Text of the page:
A sort of just-so-story produced on the occasion of the Installation of R.W. Bro. The Hon. EL Ballieu, A.G.M., by the R.W.Bro. G.L.O. Colenso-Jones, P.J.G.W., in the Grand Stewards Lodge, 18th January 1978.
When the Temple at Jerusalem had been completed, King Solomon ordered that a great Feast should be held, so that the brethren in all classes of workmen might have the opportunity to rejoice together at the successful culmination of their labours.
Accordingly, a stated day having been fixed for the Feast, preparations began to be made. It soon became obvious that they could not all sit down together, for the only dining-hall available was the House of the Forest of Lebanon which King Solomon had built between the Temple and the Palace, and this would only hold three hundred and thirty three.
As you are aware, a vast number of masons had been employed in the building, and so the following arrangements were made:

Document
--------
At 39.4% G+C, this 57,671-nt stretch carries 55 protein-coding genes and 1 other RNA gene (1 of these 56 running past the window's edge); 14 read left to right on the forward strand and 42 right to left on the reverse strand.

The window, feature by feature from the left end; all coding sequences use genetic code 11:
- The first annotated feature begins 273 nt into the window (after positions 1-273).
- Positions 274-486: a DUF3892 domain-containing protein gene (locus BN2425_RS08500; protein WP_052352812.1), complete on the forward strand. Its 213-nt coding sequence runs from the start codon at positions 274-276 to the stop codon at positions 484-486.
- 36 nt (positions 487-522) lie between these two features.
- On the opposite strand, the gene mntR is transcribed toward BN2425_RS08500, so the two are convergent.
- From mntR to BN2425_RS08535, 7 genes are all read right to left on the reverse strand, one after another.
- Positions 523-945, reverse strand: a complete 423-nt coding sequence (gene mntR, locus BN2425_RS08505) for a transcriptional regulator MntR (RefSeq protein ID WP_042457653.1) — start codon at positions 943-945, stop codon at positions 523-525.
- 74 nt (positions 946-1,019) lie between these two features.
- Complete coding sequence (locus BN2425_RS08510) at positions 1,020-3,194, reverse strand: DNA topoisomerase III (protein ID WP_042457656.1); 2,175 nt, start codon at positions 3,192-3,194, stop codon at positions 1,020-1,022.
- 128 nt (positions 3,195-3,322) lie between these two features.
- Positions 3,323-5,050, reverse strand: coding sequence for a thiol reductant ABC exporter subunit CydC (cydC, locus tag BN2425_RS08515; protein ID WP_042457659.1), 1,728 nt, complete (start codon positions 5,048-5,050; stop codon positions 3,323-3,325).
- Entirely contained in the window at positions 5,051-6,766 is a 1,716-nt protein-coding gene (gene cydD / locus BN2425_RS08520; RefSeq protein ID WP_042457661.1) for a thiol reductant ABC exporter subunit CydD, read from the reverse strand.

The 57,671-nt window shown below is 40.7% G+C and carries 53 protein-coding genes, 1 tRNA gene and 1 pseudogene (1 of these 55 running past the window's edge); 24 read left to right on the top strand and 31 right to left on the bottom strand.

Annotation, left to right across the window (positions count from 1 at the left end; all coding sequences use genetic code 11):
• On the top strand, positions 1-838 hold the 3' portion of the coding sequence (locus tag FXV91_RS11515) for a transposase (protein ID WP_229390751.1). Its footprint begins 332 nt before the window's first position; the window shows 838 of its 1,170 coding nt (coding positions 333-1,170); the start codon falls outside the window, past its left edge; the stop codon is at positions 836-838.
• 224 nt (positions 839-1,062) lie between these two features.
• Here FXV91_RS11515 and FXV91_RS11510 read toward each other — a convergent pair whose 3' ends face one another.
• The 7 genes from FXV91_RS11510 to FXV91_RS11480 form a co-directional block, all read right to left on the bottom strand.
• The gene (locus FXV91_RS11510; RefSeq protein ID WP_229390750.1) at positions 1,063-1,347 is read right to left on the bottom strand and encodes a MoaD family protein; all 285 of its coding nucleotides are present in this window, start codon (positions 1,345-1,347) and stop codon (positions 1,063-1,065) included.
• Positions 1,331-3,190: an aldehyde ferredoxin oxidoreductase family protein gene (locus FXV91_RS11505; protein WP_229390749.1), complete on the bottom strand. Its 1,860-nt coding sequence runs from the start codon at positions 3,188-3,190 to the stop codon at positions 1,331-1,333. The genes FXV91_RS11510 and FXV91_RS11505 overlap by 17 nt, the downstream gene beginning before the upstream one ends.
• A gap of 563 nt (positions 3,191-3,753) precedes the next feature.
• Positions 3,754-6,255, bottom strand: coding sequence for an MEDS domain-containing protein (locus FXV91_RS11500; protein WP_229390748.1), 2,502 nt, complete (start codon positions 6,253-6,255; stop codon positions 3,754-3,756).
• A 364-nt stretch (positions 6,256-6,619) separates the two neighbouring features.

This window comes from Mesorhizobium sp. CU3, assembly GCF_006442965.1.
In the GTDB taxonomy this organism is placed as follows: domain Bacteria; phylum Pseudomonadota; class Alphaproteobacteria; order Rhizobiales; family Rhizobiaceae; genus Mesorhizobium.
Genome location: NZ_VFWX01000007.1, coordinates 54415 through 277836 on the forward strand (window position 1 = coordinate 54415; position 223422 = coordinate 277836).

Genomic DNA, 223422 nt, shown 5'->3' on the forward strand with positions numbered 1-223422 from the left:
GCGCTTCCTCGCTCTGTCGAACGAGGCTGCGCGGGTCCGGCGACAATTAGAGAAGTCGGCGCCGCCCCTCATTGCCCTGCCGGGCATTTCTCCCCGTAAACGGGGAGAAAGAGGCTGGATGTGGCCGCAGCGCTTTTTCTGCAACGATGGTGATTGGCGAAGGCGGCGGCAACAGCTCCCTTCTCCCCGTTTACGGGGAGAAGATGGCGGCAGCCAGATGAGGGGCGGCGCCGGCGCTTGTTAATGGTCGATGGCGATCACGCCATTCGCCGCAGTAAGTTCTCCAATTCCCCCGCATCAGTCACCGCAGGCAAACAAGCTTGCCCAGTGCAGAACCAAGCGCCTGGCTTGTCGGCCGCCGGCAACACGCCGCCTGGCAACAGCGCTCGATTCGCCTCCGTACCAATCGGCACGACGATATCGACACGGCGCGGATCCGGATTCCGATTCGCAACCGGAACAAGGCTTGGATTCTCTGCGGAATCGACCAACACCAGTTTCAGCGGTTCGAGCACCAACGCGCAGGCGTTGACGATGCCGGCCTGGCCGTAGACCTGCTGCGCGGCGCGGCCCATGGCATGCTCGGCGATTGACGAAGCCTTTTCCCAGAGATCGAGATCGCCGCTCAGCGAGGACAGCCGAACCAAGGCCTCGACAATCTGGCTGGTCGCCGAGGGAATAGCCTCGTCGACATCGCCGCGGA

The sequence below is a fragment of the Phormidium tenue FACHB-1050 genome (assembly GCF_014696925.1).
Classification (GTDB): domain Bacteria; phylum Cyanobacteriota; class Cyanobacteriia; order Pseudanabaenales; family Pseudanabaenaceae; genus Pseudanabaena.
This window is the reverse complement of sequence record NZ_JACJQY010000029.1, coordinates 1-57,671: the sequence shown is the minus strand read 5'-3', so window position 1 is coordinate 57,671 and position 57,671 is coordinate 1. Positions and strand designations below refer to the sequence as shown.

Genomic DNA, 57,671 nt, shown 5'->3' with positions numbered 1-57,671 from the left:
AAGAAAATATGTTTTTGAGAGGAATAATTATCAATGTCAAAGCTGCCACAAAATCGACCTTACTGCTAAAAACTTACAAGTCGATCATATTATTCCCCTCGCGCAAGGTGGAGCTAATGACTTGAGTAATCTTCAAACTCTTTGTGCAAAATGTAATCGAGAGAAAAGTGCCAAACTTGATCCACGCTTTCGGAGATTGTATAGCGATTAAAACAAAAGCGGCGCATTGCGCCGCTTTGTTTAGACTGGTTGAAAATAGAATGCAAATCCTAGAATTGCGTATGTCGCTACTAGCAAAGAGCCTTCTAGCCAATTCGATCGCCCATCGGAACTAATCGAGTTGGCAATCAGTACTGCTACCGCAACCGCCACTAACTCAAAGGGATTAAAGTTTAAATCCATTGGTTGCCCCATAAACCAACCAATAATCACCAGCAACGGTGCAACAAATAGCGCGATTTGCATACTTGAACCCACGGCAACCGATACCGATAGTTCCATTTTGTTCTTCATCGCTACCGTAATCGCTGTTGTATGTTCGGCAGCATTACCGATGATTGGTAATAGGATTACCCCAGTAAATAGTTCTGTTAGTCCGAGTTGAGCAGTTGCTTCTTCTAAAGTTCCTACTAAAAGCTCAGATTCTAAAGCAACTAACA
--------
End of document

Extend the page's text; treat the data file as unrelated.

This left just three hundred and thirty of the most senior Brethren to sit down in the Hall. They consisted mainly of Grand Officers, together with Provincial Officers representing each Province from Beersheba to Dan, and a number of J.G.R.s (Jerusalem Grand Rank).
The question then arose; who was going to serve the wine at this banquet? Normally, some of the junior brethren would have been recruited for this duty, but on this occasion they were all disporting themselves elsewhere and so some of the 330 would have to wait upon the others.
King Solomon therefore sent for Adoniram who was, as you are no doubt well aware, the general masonic odd-job-man in Jerusalem. (It doesn't matter what degree or Order you are in, Adoniram will be in there somewhere, ready to undertake any office at a moment's notice. You know the sort).
The King ordered Adoniram to select a couple of dozen of the 330 and to make them Grand Stewards; at the same time informing him that although the office of Grand Steward would always be the most junior office in Grand Lodge, yet in the days to come it would be such an honourable office that it would be sought after by the highest in the land.